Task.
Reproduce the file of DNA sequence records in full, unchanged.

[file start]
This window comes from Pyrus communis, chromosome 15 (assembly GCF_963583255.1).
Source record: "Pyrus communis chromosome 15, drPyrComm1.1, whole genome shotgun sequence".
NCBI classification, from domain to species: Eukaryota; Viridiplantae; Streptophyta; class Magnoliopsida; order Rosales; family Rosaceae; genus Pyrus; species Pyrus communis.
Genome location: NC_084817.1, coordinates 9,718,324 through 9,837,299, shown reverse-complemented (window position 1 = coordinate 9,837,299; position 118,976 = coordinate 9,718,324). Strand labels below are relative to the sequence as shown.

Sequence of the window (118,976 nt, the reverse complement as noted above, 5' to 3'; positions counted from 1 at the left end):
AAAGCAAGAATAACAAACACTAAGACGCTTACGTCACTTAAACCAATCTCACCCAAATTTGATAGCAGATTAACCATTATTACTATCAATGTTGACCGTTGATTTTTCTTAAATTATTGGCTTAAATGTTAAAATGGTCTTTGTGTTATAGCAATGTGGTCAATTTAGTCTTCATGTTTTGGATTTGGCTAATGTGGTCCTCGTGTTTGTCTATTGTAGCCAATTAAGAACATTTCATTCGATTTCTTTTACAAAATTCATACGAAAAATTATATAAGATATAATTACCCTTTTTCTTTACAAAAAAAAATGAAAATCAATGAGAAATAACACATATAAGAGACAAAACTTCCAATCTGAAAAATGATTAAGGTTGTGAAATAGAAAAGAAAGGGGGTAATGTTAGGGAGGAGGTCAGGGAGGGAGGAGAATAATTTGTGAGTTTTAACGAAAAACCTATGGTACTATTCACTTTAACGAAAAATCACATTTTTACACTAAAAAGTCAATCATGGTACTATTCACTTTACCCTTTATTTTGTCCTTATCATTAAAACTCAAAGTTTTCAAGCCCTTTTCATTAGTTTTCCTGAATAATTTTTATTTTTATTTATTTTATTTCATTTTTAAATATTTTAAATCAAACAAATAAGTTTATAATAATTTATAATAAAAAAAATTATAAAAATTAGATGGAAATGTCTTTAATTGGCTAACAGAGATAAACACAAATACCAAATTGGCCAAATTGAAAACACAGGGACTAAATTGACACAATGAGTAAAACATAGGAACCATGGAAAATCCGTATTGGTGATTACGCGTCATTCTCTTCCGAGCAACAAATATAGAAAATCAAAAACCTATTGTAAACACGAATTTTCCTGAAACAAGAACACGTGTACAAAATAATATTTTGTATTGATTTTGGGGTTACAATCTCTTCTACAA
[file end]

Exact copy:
This window comes from Pyrus communis, chromosome 15 (assembly GCF_963583255.1).
Source record: "Pyrus communis chromosome 15, drPyrComm1.1, whole genome shotgun sequence".
NCBI classification, from domain to species: Eukaryota; Viridiplantae; Streptophyta; class Magnoliopsida; order Rosales; family Rosaceae; genus Pyrus; species Pyrus communis.
Genome location: NC_084817.1, coordinates 9,718,324 through 9,837,299, shown reverse-complemented (window position 1 = coordinate 9,837,299; position 118,976 = coordinate 9,718,324). Strand labels below are relative to the sequence as shown.

Sequence of the window (118,976 nt, the reverse complement as noted above, 5' to 3'; positions counted from 1 at the left end):
AAAGCAAGAATAACAAACACTAAGACGCTTACGTCACTTAAACCAATCTCACCCAAATTTGATAGCAGATTAACCATTATTACTATCAATGTTGACCGTTGATTTTTCTTAAATTATTGGCTTAAATGTTAAAATGGTCTTTGTGTTATAGCAATGTGGTCAATTTAGTCTTCATGTTTTGGATTTGGCTAATGTGGTCCTCGTGTTTGTCTATTGTAGCCAATTAAGAACATTTCATTCGATTTCTTTTACAAAATTCATACGAAAAATTATATAAGATATAATTACCCTTTTTCTTTACAAAAAAAAATGAAAATCAATGAGAAATAACACATATAAGAGACAAAACTTCCAATCTGAAAAATGATTAAGGTTGTGAAATAGAAAAGAAAGGGGGTAATGTTAGGGAGGAGGTCAGGGAGGGAGGAGAATAATTTGTGAGTTTTAACGAAAAACCTATGGTACTATTCACTTTAACGAAAAATCACATTTTTACACTAAAAAGTCAATCATGGTACTATTCACTTTACCCTTTATTTTGTCCTTATCATTAAAACTCAAAGTTTTCAAGCCCTTTTCATTAGTTTTCCTGAATAATTTTTATTTTTATTTATTTTATTTCATTTTTAAATATTTTAAATCAAACAAATAAGTTTATAATAATTTATAATAAAAAAAATTATAAAAATTAGATGGAAATGTCTTTAATTGGCTAACAGAGATAAACACAAATACCAAATTGGCCAAATTGAAAACACAGGGACTAAATTGACACAATGAGTAAAACATAGGAACCATGGAAAATCCGTATTGGTGATTACGCGTCATTCTCTTCCGAGCAACAAATATAGAAAATCAAAAACCTATTGTAAACACGAATTTTCCTGAAACAAGAACACGTGTACAAAATAATATTTTGTATTGATTTTGGGGTTACAATCTCTTCTACAA